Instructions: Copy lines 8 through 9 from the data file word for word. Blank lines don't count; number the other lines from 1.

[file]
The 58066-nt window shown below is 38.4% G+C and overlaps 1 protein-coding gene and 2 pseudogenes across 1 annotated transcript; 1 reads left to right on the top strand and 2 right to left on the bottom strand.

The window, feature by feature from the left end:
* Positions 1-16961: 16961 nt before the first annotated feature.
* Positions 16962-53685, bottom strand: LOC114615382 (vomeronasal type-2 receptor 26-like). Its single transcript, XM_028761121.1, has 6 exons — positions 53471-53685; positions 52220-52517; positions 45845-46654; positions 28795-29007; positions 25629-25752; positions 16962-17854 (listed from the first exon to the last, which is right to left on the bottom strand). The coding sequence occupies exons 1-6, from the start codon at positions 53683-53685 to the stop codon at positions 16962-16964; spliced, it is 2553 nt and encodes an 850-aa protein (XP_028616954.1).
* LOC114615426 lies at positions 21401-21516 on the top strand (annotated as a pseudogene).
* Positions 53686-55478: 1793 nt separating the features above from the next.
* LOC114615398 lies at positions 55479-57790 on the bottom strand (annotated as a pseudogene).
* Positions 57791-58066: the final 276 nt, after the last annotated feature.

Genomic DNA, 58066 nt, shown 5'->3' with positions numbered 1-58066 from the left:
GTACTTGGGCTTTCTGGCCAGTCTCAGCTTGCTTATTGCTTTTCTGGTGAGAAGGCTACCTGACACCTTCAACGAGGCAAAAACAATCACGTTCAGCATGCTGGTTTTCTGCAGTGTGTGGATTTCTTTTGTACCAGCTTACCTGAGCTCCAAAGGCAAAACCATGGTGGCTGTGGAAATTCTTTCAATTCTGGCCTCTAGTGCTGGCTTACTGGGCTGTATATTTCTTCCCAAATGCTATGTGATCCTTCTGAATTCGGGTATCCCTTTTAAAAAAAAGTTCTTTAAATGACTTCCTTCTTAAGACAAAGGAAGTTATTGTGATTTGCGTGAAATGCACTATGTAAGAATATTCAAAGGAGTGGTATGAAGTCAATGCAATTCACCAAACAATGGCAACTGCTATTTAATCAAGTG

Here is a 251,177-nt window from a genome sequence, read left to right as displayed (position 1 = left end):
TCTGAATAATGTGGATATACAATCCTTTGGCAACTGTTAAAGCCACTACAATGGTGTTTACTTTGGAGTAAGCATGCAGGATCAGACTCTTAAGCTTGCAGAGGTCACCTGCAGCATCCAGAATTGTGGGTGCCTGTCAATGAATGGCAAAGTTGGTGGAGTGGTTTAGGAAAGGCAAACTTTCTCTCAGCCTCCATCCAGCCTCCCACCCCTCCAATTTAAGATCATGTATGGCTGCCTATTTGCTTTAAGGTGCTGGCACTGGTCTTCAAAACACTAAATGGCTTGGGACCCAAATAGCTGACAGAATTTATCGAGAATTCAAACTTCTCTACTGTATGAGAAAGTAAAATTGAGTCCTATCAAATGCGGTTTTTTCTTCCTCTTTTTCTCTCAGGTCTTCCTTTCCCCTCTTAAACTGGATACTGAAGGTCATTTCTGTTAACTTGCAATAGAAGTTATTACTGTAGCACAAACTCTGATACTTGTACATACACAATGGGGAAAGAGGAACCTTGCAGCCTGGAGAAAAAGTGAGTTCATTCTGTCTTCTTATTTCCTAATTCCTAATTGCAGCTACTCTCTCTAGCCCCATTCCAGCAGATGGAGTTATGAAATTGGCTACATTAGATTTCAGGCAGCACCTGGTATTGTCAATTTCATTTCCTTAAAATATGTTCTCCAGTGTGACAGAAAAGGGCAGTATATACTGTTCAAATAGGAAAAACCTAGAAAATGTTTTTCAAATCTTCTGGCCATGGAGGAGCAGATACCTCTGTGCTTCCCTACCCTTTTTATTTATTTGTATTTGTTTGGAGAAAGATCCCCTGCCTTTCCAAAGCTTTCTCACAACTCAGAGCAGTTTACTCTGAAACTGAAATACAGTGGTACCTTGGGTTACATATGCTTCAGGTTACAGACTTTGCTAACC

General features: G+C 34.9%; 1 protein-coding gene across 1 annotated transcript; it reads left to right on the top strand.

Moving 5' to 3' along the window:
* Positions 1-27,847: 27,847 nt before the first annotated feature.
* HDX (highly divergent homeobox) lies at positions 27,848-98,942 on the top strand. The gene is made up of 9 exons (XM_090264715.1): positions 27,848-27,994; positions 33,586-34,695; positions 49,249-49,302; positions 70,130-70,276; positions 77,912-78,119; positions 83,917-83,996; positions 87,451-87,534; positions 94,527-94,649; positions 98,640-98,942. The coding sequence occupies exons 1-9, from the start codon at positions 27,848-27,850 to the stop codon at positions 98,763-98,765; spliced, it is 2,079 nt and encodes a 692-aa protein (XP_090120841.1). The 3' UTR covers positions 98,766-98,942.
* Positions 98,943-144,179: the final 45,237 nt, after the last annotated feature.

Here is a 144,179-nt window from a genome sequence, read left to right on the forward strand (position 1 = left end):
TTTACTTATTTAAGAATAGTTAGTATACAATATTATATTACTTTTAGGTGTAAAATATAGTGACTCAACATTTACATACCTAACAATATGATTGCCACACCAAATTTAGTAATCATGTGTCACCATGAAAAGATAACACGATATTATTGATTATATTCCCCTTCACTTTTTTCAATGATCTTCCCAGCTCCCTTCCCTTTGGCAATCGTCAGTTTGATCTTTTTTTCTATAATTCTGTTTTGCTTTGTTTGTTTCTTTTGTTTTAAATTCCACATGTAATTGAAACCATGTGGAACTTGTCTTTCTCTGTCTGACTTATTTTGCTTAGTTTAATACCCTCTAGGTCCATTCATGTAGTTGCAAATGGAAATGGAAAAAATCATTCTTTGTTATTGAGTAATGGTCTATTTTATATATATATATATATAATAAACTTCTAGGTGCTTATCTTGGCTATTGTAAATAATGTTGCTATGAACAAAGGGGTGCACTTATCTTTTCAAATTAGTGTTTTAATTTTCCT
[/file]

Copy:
* Positions 57791-58066: the final 276 nt, after the last annotated feature.

Genomic DNA, 58066 nt, shown 5'->3' with positions numbered 1-58066 from the left: